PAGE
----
Like before, most of the visits come from web crawlers that exist to build indexes for the website pages that they crawl. These indexes provide for faster access to those pages when a person goes searching for something on the web.

If a visit is made by a crawler, the logging PHP program now adds the name of the organization that owns the crawler. If a visit is made by an individual, the PHP program adds the name of the company used by the individual to access the web. For example, GoDaddy or Verizon.

Over ten days I've had 363 entries provided in my log. I've also manually added the organization name and IP address from those log entries to my logging program. So, as the log obtains more entries the logging program becomes smarter and is able to provide those organization names for future log entries. It accomplishes this feat by using the IP address as the unique key for each entry.

It's pretty cool to see the PHP log program gain artificial intelligence and to see the website log automatically capture those organization names based on the unique IP address from a previous visit!

Foot Notes

05/23/22 12:37 PM

Flash! Had to do rescue #3 today. The first two were baby rabbits but it turns out that this rescue was for a very young gray squirrel that was able to stay rested and alive by finding a place to hold on at the opening of the automatic skimmer. Fortunately for him the skimmer wasn't running because the water flow would have probably pulled him in without providing much opportunity for survival.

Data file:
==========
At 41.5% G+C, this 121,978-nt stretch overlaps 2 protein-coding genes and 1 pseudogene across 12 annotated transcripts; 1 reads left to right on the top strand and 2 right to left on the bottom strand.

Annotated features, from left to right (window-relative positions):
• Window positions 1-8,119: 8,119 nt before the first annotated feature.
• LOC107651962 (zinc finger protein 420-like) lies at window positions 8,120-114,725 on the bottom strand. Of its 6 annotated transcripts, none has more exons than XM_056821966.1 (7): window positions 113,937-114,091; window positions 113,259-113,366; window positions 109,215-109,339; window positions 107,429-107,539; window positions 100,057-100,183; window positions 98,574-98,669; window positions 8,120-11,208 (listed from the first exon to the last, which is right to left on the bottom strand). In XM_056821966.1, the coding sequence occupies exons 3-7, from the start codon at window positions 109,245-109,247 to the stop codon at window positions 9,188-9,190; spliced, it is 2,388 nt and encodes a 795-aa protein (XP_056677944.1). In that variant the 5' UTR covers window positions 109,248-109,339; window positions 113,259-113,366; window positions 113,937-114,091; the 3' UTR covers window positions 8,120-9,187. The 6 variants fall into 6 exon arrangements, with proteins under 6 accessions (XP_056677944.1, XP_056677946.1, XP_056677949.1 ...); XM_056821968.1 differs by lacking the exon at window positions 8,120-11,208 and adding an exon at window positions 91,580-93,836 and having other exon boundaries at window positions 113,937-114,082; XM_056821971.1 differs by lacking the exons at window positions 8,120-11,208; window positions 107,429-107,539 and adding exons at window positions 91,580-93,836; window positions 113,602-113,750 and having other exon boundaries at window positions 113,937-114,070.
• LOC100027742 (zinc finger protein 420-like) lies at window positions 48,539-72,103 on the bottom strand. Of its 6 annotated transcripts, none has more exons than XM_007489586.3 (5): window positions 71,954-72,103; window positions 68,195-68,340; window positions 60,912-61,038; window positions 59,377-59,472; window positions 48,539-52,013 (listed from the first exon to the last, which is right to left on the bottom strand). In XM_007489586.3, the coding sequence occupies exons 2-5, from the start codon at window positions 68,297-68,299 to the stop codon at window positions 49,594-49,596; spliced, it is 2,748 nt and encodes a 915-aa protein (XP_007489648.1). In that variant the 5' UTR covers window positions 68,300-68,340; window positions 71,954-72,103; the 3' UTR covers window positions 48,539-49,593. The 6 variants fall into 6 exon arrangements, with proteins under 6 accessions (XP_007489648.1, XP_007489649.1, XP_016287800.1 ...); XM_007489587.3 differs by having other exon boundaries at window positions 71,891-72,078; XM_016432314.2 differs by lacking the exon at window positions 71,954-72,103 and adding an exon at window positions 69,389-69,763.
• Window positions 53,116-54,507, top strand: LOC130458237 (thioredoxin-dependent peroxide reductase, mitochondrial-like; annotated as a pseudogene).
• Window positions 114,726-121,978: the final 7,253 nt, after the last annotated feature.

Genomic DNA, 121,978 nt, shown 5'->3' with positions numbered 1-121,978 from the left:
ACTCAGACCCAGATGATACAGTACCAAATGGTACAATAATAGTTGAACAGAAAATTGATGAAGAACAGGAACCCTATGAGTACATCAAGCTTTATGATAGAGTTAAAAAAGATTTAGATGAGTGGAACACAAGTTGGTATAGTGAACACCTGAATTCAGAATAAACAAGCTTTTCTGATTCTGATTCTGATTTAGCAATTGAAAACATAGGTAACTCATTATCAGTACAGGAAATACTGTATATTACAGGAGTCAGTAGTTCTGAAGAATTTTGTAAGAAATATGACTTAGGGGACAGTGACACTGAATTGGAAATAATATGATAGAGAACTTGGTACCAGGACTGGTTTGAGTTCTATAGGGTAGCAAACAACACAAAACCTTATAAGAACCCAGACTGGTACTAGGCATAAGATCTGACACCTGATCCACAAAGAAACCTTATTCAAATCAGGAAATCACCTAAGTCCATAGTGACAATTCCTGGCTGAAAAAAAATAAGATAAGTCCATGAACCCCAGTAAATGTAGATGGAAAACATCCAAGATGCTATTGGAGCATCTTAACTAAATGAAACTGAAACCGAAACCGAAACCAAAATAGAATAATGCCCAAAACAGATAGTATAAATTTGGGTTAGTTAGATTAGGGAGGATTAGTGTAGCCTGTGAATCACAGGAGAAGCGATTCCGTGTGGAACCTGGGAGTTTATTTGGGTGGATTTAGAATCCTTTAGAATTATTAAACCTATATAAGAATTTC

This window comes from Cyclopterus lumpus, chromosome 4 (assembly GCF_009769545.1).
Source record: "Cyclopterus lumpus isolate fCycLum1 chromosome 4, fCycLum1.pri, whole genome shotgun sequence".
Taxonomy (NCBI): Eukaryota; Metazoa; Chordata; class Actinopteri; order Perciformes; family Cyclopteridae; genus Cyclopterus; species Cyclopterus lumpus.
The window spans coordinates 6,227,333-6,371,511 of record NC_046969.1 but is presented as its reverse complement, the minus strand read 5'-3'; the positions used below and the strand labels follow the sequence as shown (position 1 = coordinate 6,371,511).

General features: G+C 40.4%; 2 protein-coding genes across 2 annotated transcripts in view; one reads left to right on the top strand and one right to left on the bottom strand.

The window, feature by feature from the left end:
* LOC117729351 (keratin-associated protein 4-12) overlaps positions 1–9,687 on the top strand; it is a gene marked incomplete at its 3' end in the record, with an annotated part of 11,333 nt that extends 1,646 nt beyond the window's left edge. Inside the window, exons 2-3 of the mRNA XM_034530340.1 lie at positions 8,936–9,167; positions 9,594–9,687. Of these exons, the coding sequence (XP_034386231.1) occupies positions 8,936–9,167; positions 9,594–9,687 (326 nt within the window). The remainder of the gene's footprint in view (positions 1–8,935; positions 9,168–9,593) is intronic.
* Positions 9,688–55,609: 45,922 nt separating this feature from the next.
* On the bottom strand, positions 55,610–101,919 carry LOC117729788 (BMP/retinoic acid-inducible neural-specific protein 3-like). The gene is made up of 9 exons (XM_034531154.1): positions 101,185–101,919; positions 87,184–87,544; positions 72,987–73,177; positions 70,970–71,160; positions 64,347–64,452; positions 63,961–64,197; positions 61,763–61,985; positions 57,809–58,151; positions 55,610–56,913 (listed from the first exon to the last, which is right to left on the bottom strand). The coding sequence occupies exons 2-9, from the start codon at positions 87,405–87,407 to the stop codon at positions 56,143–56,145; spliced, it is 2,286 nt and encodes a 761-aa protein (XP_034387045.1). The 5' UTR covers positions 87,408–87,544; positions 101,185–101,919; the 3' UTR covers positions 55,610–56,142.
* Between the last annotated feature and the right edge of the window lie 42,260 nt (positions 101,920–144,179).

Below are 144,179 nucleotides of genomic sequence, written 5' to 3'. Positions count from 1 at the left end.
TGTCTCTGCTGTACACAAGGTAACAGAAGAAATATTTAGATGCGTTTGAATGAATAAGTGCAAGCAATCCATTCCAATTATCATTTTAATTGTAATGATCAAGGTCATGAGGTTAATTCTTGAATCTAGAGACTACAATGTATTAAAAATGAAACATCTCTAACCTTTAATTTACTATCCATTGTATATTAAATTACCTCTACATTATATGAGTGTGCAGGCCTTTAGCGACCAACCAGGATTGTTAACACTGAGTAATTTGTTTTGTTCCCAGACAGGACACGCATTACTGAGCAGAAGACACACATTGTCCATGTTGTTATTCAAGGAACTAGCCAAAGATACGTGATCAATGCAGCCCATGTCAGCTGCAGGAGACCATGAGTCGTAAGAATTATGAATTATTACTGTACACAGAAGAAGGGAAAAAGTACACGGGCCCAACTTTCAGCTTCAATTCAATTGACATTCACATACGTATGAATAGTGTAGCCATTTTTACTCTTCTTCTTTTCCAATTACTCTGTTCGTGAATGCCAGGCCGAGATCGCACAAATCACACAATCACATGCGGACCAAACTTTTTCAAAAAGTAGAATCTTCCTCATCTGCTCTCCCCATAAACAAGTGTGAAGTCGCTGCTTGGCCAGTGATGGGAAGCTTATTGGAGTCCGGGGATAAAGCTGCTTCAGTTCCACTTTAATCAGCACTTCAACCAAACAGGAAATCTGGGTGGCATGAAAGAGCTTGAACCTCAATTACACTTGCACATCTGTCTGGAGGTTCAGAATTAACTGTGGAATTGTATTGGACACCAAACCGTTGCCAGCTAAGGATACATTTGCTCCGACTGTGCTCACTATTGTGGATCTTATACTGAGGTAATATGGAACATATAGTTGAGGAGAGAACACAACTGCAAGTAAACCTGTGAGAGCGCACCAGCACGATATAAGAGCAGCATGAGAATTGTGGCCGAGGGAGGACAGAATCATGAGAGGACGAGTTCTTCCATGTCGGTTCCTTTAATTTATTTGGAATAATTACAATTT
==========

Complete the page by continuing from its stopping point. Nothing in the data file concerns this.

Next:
On an unrelated note, it seems like the weather forecast will often call for several days of rain with each day being forecast to provide a full day of rain to our area. Fortunately, or unfortunately, that rarely if ever happens.

That's been the forecast lately but the rain seems to come and go during those days with a much smaller overall level of rain-fall then was called for in the forecast. I'll be expecting multiple inches in the rain gauge only to find somewhere between half an inch to an inch on many of those days. Today may be shaping up to be one of those days where multiple inches really do arrive.

On a different note, I got a run in and a lot of weeding before the rain arrived. Hopefully the rain will hang around for the rest of the day. We sure could use the water on the grass. And, I've got to do something about those darn weeds!